Tskit and R

To interface with tskit in R, we can use the reticulate R package, which lets you call Python functions within an R session. In this short tutorial, we’ll go through a couple of examples to show you how to get started. If you haven’t done so already, you’ll need to install reticulate in your R session via install.packages("reticulate").

We’ll begin by simulating a small tree sequence using msprime.

msprime <- reticulate::import("msprime")

ts <- msprime$sim_ancestry(10, sequence_length = 100, random_seed=42)
ts
╔═══════════════════════╗
║TreeSequence           ║
╠═══════════════╤═══════╣
║Trees          │      1║
╟───────────────┼───────╢
║Sequence Length│  100.0║
╟───────────────┼───────╢
║Sample Nodes   │     20║
╟───────────────┼───────╢
║Total Size     │3.6 KiB║
╚═══════════════╧═══════╝
╔═══════════╤════╤═════════╤════════════╗
║Table      │Rows│Size     │Has Metadata║
╠═══════════╪════╪═════════╪════════════╣
║Edges      │  38│  1.0 KiB│          No║
╟───────────┼────┼─────────┼────────────╢
║Individuals│  10│172 Bytes│          No║
╟───────────┼────┼─────────┼────────────╢
║Migrations │   0│  4 Bytes│          No║
╟───────────┼────┼─────────┼────────────╢
║Mutations  │   0│  8 Bytes│          No║
╟───────────┼────┼─────────┼────────────╢
║Nodes      │  39│940 Bytes│          No║
╟───────────┼────┼─────────┼────────────╢
║Populations│   1│216 Bytes│         Yes║
╟───────────┼────┼─────────┼────────────╢
║Provenances│   1│960 Bytes│          No║
╟───────────┼────┼─────────┼────────────╢
║Sites      │   0│  8 Bytes│          No║
╚═══════════╧════╧═════════╧════════════╝

reticulate allows us to access a Python object’s attributes or call its methods via the $ operator. For example, we can access (and assign to a variable) the number of samples in the tree sequence:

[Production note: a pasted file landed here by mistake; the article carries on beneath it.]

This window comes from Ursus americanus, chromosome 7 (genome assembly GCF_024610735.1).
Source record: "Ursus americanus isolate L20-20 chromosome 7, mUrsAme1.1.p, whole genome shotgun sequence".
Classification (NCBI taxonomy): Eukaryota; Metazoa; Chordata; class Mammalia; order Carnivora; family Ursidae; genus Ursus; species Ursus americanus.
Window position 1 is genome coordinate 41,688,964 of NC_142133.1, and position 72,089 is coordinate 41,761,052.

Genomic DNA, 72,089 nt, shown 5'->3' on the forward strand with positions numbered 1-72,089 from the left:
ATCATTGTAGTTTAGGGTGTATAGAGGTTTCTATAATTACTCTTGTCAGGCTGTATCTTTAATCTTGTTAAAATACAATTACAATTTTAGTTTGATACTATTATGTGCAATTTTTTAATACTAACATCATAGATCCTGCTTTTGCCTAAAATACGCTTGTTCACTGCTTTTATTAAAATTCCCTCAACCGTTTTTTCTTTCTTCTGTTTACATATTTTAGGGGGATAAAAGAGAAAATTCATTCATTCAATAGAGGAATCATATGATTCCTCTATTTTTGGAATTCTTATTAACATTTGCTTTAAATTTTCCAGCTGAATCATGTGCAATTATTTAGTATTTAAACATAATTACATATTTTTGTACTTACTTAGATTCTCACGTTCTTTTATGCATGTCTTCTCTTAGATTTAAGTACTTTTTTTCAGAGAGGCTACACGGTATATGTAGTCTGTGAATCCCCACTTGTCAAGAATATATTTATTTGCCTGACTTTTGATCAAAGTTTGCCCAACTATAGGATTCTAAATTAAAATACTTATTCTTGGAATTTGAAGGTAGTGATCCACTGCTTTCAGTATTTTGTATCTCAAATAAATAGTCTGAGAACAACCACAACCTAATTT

n <- ts$num_samples
n
20

We can also use tskit’s powerful Statistics framework to efficiently compute many different summary statistics from a tree sequence. To illustrate this, we’ll first add some mutations to our tree sequence with msprime’s sim_mutations function, and then compute the genetic diversity for each of the tree sequence’s sample nodes:

ts_mut = msprime$sim_mutations(ts, rate = 1e-2, random_seed = 42)
ts_mut$num_mutations
ts_mut$diversity()
14
0.0232631578947368

As a final example, we can also use the tree sequence genotype_matrix() method to return the genotypes of the the tree sequence as a matrix object in R.

G = ts_mut$genotype_matrix()
G
A matrix: 13 × 20 of type int
00010000000000000000
11101111111111111111
11101000001100110010
11101111101111111111
11101111001101110010
00000111000001000000
11101111111111111111
11101111111111111111
00010000000000000000
00000000000000010000
11111111111111111111
00000000000001000000
00010000000000000000

We can then use R functions directly on the genotype matrix:

allele_frequency = rowMeans(G)
allele_frequency
  1. 0.05
  2. 0.95
  3. 0.45
  4. 0.9
  5. 0.65
  6. 0.2
  7. 0.95
  8. 0.95
  9. 0.05
  10. 0.05
  11. 1
  12. 0.05
  13. 0.05

It’s as simple as that! Be sure to check out the reticulate documentation, in particular on Calling Python from R, which includes important information on how R data types are converted to their equivalent Python types.